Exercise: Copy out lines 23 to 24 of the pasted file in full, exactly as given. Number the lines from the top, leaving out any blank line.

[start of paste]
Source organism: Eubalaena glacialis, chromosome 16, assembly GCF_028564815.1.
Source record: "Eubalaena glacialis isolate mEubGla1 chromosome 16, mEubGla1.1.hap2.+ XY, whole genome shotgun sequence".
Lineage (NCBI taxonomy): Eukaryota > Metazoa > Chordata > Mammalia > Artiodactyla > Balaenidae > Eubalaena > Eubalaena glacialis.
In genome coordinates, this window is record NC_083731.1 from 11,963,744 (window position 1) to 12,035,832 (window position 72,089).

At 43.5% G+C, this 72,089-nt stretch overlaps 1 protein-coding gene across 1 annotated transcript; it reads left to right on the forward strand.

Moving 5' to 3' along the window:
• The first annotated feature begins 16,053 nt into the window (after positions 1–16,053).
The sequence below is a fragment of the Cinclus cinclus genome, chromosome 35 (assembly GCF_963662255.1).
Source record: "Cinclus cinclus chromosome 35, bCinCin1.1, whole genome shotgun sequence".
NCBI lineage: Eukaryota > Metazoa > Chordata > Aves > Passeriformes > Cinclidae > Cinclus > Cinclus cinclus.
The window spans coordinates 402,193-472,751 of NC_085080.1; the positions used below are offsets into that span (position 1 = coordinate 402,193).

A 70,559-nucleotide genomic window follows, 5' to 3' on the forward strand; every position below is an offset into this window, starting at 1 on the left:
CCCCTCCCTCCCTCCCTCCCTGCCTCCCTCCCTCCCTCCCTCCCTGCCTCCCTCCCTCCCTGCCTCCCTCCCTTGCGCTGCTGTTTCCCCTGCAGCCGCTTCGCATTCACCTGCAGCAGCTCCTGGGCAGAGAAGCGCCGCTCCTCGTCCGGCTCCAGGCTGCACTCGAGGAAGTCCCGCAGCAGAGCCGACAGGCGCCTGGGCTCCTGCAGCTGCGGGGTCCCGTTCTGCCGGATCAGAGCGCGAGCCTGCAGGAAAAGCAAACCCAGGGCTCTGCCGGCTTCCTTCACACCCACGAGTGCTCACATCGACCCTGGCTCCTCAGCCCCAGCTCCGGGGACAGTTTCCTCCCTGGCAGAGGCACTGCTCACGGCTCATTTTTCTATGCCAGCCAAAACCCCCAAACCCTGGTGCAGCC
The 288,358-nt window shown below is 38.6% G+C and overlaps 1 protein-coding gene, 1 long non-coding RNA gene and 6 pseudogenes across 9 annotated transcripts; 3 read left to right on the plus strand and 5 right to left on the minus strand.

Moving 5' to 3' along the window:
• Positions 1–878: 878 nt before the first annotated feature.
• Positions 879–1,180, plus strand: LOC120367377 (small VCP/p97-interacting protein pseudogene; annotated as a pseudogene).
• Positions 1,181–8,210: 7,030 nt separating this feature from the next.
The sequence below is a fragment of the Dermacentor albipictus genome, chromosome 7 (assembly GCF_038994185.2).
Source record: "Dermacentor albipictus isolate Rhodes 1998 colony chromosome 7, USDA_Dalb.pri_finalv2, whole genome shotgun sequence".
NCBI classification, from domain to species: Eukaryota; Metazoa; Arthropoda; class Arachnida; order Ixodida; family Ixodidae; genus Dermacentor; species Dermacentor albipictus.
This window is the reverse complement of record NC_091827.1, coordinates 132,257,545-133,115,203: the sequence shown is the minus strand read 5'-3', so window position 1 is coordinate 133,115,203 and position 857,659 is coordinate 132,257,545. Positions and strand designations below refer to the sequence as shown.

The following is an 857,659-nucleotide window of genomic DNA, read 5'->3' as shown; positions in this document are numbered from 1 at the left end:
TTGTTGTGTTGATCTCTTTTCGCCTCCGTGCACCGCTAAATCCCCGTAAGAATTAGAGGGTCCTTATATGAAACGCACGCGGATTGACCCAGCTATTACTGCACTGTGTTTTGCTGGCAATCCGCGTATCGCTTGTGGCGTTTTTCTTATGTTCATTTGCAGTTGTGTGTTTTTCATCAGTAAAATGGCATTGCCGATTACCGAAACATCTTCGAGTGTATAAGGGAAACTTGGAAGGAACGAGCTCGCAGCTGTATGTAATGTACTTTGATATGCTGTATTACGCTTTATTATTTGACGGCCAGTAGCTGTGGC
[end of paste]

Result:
The following is an 857,659-nucleotide window of genomic DNA, read 5'->3' as shown; positions in this document are numbered from 1 at the left end:
TTGTTGTGTTGATCTCTTTTCGCCTCCGTGCACCGCTAAATCCCCGTAAGAATTAGAGGGTCCTTATATGAAACGCACGCGGATTGACCCAGCTATTACTGCACTGTGTTTTGCTGGCAATCCGCGTATCGCTTGTGGCGTTTTTCTTATGTTCATTTGCAGTTGTGTGTTTTTCATCAGTAAAATGGCATTGCCGATTACCGAAACATCTTCGAGTGTATAAGGGAAACTTGGAAGGAACGAGCTCGCAGCTGTATGTAATGTACTTTGATATGCTGTATTACGCTTTATTATTTGACGGCCAGTAGCTGTGGC